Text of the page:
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Trumps eats up Netanyahu's cynical 'Trump Heights' ploy

Prime Minister Benjamin Netanyahu hopes that naming a Golan Heights settlement after President Donald Trump will flatter the American leader into recognizing Israel’s sovereignty over parts of the West Bank as well.
Israeli Prime Minister Benjamin Netanyahu speaks during a ceremony to unveil a sign for a new community named after U.S. President Donald Trump, in the Israeli-occupied Golan Heights June 16, 2019. REUTERS/Ammar Awad - RC1E603F4D30

In a special June 16 session on the Golan Heights, Israel’s government affirmed the establishment of a new locality named after US President Donald Trump. During the session, a giant sign was unveiled reading “Trump Heights” in large gold letters topped by the American and Israeli flags. Prime Minister Benjamin Netanyahu and US Ambassador to Israel David Friedman clapped their hands enthusiastically.

“President Trump is a very great friend of our country,” Netanyahu said in an emotional speech. “A friend who did things for the country that were not done in the past and should have been done in the name of justice and truth.” Friedman also seemed deeply touched. In his speech, he said that Israel and the United States are becoming closer and cooperating more and that these developments are important to Israel, to the United States, to the region and to the entire world.

No cornerstone was laid for the new locality during the ceremony because no one knows exactly where Trump Heights will be established. The proposal submitted to the government reads, “Out of our great appreciation for the activities of the 45th US President Donald Trump on behalf of the State of Israel in a broad variety of spheres, and as a way to express our thanks for American recognition of Jerusalem as the capital of the State of Israel and recognition of Israeli sovereignty on the Golan Heights, initiatives that were led by President Trump, it was decided to initiate the establishment of a new communal locality in the Golan Heights to be named ‘Trump Heights.’ … It will probably be situated in the region of the Kela locality.”

The timing was very appropriate for Netanyahu, who needs to mollify the Israeli right just before another round of elections and political initiatives after he was unsuccessful in assembling a coalition after the April 9 elections.

Even prior to the festive affair in the Golan, newly minted Knesset member Zvi Hauser (Blue and White) predicted that the event would see pandering along the lines of the Israeli antics in the movie "Sallah Shabati." Hauser, who formerly served as Netanyahu’s cabinet secretary and is now chairman of the Coalition for the Israeli Golan, tweeted that the decision to name the site after Trump was a "dummy resolution."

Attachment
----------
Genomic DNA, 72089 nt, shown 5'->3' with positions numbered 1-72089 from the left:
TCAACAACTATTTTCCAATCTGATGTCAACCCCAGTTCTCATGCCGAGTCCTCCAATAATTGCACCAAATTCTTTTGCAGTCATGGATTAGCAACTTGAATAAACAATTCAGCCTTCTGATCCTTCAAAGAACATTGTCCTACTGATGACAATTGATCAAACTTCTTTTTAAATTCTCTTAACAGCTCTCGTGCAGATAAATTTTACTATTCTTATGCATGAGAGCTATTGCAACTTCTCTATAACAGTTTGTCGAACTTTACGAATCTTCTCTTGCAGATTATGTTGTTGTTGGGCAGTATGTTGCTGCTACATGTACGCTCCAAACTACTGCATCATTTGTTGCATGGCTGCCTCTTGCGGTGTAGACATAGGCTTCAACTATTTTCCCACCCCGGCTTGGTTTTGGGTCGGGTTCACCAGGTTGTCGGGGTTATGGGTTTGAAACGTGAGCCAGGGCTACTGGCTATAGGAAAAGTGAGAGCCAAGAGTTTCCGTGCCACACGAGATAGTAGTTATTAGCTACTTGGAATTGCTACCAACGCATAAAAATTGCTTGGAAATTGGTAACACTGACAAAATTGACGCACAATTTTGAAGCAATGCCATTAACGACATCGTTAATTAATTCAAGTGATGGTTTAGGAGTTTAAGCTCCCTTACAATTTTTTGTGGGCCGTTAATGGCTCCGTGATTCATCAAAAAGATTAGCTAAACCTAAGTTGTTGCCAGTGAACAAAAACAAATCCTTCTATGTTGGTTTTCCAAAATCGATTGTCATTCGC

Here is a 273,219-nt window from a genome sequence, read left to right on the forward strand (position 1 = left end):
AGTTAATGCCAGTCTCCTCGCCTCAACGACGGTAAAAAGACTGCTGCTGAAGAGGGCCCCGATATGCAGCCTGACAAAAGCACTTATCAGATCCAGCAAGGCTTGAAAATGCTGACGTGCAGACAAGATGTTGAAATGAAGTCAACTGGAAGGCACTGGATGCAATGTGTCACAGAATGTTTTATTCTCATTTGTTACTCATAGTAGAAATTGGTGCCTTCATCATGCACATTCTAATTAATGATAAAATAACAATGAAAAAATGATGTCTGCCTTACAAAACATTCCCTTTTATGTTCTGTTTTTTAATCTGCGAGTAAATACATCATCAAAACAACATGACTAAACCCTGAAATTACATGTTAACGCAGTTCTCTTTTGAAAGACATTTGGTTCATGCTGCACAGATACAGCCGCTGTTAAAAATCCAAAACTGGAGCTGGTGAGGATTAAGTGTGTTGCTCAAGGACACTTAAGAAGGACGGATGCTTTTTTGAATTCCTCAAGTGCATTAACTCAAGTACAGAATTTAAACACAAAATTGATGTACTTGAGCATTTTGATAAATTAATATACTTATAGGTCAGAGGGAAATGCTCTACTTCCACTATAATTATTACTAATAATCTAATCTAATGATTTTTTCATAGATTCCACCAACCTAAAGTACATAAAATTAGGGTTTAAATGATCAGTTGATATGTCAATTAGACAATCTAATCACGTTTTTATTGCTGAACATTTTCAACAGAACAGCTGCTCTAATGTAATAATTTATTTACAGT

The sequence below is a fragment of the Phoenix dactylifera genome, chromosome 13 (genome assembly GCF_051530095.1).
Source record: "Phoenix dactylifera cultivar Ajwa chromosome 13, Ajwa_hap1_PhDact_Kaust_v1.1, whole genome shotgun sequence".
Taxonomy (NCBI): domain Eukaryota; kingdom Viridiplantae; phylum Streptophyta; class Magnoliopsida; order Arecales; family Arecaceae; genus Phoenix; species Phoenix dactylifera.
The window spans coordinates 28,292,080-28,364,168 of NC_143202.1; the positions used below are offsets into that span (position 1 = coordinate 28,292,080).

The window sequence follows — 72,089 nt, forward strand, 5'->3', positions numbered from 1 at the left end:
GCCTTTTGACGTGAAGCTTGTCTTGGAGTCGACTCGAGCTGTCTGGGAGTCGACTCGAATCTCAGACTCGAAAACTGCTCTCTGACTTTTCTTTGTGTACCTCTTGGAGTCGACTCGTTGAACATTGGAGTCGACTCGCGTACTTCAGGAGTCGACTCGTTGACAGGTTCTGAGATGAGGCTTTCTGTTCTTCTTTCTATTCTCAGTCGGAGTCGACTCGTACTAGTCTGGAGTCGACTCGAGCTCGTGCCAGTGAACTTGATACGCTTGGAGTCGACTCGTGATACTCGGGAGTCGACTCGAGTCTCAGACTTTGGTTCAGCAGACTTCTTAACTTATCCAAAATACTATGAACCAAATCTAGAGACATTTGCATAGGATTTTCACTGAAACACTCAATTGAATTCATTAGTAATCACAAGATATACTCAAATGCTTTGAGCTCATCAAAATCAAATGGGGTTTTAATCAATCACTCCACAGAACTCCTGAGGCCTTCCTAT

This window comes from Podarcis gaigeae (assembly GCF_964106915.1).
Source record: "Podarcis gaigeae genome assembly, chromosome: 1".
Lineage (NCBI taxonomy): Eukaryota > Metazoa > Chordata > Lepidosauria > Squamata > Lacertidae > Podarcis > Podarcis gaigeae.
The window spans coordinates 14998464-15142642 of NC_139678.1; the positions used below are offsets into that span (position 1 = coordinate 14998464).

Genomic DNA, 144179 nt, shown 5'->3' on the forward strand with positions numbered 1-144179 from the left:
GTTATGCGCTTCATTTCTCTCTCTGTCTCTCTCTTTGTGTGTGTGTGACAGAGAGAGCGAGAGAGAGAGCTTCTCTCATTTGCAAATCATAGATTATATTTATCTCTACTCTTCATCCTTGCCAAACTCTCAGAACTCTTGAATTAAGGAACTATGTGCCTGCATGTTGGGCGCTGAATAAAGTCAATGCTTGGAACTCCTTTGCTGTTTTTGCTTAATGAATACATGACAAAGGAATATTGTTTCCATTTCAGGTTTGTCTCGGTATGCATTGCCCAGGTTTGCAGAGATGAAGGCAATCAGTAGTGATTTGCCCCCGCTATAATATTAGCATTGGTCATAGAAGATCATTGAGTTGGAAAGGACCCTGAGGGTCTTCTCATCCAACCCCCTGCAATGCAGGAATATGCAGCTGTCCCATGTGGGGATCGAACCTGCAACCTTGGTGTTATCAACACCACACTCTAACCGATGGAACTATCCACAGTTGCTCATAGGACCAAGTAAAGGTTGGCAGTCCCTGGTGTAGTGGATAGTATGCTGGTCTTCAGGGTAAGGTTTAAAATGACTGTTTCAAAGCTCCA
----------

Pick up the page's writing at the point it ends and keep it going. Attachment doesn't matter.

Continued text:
In Ephraim Kishon’s Oscar-nominated 1964 movie, the Jewish National Fund raises funds from rich Jews overseas to plant forests in Israel that will be named after the donors. When the various philanthropists come to see “their” forests, they are all shown the same site, with the signs switched to match the donors.

Even though the ceremony this week was not conducted precisely where Trump Heights is supposed to be built, at least the site bears a magnificent sign. It seems that Israel is seeking not only American money, but unconditional support for the controversial plans of the right-wing government. Trump, who may not be aware that Trump Heights has a long way to go before a village is really there, tweeted, “Thank you Mr. Prime Minister, a great honor!"

According to 2015 data, a total of only 47,000 residents live in the Golan Heights localities, including non-Jews. The public is not racing to the Golan Heights. Only about 7,000 residents inhabit the Golan’s largest Jewish locality of Katzrin, and only 25 real estate transactions took place there in the past year. So who will populate the new locality named after the American president, once appropriate land is found, budgeting is approved and building permits are dispensed?

Although the Golan ceremony was organized in haste, it had an eye on the future. An educated guess is that Netanyahu and his ministers are already preparing the ground for the next step: American recognition of annexation of West Bank territories.

What once seemed crazy and impossible becomes more real with every passing day. Friedman said June 8 that Israel has the right to annex parts of the West Bank. His words in the New York Times created a storm. Meanwhile, this week Friedman received a significant boost from Trump’s emissary to the Middle East, Jason Greenblatt. At the Jerusalem Post's annual conference held June 16 in New York City, Greenblatt said, “I will let David’s comments stand for themselves." The man who crafted Trump’s peace program backed up the ambassador to Israel's support for annexation of the West Bank.

It is not unreasonable to posit that someone in Netanyahu’s bureau created an initiative that would massage the ego of the American president, who loves to perpetuate his name on all kinds of real estate projects that he establishes or acquires.

Yes, Trump likes to see his name displayed over projects that feature fortitude and strength. But many years will pass before Trump Heights becomes a thriving locality, if ever.

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